HomeTechnologyArtificial intelligenceAI Improves Accuracy of Heart Condition Diagnosis

AI Improves Accuracy of Heart Condition Diagnosis

Newswise — LOS ANGELES (October 27, 2022) — Several recent discoveries show that the accuracy of diagnosing coronary artery disease and predicting patient risk is being improved using artificial intelligence (AI) models developed by scientists in the Department of Artificial Intelligence in Medicine at Cedars-Sinai.

These advances, led by Piotr Slomka, PhD, director of Innovation in Imaging at Cedars-Sinai and a research scientist in the Division of Artificial Intelligence in Medicine and Smidt Hart Institutemakes it easier to detect and diagnose one of the most common and deadly heart conditions.

Coronary artery disease affects the arteries that supply the heart muscle with blood. If left untreated, it can lead to a heart attack or other complications such as arrhythmia or heart failure.

The condition, which affects approximately 16.3 million Americans ages 20 and older, is often diagnosed using single photon emission computed tomography (SPECT) and computed tomography (CT) imaging. However, the images generated during the scan are not always easy to read.

“We continue to show that AI can improve the quality of images and reveal more information, allowing for more accurate diagnoses of disease,” said Slomka, who is also a Professor of Medicine and Cardiology and senior author of three studies published recently. published on AI improving cardiac imaging.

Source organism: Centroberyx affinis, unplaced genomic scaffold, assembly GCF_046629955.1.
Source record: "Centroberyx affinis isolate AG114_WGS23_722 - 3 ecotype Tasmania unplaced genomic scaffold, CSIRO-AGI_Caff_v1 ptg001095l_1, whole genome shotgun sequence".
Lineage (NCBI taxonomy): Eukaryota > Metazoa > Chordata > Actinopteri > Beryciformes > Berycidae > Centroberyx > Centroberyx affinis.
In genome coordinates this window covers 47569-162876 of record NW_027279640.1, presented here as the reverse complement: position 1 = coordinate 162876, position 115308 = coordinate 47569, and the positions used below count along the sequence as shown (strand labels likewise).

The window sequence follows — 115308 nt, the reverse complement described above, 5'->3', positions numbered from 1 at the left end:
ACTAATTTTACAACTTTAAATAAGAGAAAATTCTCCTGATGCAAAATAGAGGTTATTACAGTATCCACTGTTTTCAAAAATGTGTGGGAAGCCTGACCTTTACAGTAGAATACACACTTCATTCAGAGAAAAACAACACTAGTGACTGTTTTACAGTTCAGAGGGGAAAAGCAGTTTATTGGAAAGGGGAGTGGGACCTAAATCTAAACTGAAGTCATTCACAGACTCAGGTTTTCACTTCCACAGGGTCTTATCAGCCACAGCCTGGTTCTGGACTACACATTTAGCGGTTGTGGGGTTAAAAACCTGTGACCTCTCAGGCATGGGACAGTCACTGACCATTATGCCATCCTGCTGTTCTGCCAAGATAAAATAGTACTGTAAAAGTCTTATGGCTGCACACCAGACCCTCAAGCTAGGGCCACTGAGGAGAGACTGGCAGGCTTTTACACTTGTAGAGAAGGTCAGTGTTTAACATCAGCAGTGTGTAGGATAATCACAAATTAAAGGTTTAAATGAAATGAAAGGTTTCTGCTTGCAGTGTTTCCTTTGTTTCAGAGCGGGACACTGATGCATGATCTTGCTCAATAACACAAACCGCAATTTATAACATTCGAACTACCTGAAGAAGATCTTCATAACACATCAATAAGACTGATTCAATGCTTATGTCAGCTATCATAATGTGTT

Using AI to improve heart imaging

The first study, published in The Journal of Nuclear Medicineuses AI heart imaging technology that helps improve the diagnostic accuracy of SPECT imaging for coronary artery disease through advanced image corrections.

In SPECT imaging, it is important to have attenuation correction, which helps to reduce artifacts in cardiac images, making them easier to read and more accurate. However, it requires an additional CT scan and expensive SPECT/CT hybrid equipment, which is essentially two scanners in one.

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While CT attenuation correction has been shown to improve the diagnosis of coronary artery disease, it is currently only performed in a minority of scans due to additional scan time, radiation and limited availability of this expensive technology.

To overcome these obstacles, Slomka and his team developed a deep-learning model called DeepAC to generate corrected SPECT images without the need for expensive hybrid scanners. These images are generated by AI techniques similar to those used to generate ‘deep-fake’ videos and can simulate high-quality images obtained by hybrid SPECT/CT scanners.

The team compared the diagnosis accuracy of coronary artery disease using the uncorrected SPECT images – which are used in most places today – advanced hybrid SPECT/CT images and new AI-corrected images in invisible data from centers never seen in DeepAC. training have been used.

They found that AI created images that were nearly the same quality and offer comparable diagnostic accuracy to those obtained with more expensive scanners.

“This AI model was able to generate split-second DeepAC images on standard computer software and could be easily implemented in clinical workflows as an automatic preprocessing step,” said Slomka.